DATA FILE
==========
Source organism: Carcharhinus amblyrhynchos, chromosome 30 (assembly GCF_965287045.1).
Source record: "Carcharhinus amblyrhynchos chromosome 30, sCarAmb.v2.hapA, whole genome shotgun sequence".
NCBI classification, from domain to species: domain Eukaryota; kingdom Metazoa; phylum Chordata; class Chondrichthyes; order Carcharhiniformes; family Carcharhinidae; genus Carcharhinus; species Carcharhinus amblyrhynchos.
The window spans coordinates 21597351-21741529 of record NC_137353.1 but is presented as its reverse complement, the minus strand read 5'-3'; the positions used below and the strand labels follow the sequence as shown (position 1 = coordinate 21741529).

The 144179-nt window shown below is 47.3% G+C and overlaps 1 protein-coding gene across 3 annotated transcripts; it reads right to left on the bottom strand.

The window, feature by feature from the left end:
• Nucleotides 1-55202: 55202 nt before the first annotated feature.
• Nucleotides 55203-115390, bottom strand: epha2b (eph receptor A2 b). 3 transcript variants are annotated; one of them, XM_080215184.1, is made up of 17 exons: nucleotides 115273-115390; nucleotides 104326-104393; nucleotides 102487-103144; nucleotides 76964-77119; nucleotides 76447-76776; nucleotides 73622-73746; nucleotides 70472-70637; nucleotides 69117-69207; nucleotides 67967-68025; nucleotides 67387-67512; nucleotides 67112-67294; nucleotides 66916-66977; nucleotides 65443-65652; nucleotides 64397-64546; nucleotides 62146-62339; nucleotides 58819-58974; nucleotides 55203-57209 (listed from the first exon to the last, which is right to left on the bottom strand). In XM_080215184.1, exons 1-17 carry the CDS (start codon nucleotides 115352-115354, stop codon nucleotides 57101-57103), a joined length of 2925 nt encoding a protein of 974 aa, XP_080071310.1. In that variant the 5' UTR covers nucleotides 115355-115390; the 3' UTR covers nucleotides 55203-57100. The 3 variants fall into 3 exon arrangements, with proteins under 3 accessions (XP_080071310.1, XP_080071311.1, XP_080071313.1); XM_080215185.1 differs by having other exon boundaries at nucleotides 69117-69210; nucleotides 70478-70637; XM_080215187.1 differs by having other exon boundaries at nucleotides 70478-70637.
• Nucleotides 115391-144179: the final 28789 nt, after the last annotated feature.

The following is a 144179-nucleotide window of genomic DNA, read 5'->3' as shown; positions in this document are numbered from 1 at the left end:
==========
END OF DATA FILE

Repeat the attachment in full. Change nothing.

Source organism: Carcharhinus amblyrhynchos, chromosome 30 (assembly GCF_965287045.1).
Source record: "Carcharhinus amblyrhynchos chromosome 30, sCarAmb.v2.hapA, whole genome shotgun sequence".
NCBI classification, from domain to species: domain Eukaryota; kingdom Metazoa; phylum Chordata; class Chondrichthyes; order Carcharhiniformes; family Carcharhinidae; genus Carcharhinus; species Carcharhinus amblyrhynchos.
The window spans coordinates 21597351-21741529 of record NC_137353.1 but is presented as its reverse complement, the minus strand read 5'-3'; the positions used below and the strand labels follow the sequence as shown (position 1 = coordinate 21741529).

The 144179-nt window shown below is 47.3% G+C and overlaps 1 protein-coding gene across 3 annotated transcripts; it reads right to left on the bottom strand.

The window, feature by feature from the left end:
• Nucleotides 1-55202: 55202 nt before the first annotated feature.
• Nucleotides 55203-115390, bottom strand: epha2b (eph receptor A2 b). 3 transcript variants are annotated; one of them, XM_080215184.1, is made up of 17 exons: nucleotides 115273-115390; nucleotides 104326-104393; nucleotides 102487-103144; nucleotides 76964-77119; nucleotides 76447-76776; nucleotides 73622-73746; nucleotides 70472-70637; nucleotides 69117-69207; nucleotides 67967-68025; nucleotides 67387-67512; nucleotides 67112-67294; nucleotides 66916-66977; nucleotides 65443-65652; nucleotides 64397-64546; nucleotides 62146-62339; nucleotides 58819-58974; nucleotides 55203-57209 (listed from the first exon to the last, which is right to left on the bottom strand). In XM_080215184.1, exons 1-17 carry the CDS (start codon nucleotides 115352-115354, stop codon nucleotides 57101-57103), a joined length of 2925 nt encoding a protein of 974 aa, XP_080071310.1. In that variant the 5' UTR covers nucleotides 115355-115390; the 3' UTR covers nucleotides 55203-57100. The 3 variants fall into 3 exon arrangements, with proteins under 3 accessions (XP_080071310.1, XP_080071311.1, XP_080071313.1); XM_080215185.1 differs by having other exon boundaries at nucleotides 69117-69210; nucleotides 70478-70637; XM_080215187.1 differs by having other exon boundaries at nucleotides 70478-70637.
• Nucleotides 115391-144179: the final 28789 nt, after the last annotated feature.

The following is a 144179-nucleotide window of genomic DNA, read 5'->3' as shown; positions in this document are numbered from 1 at the left end: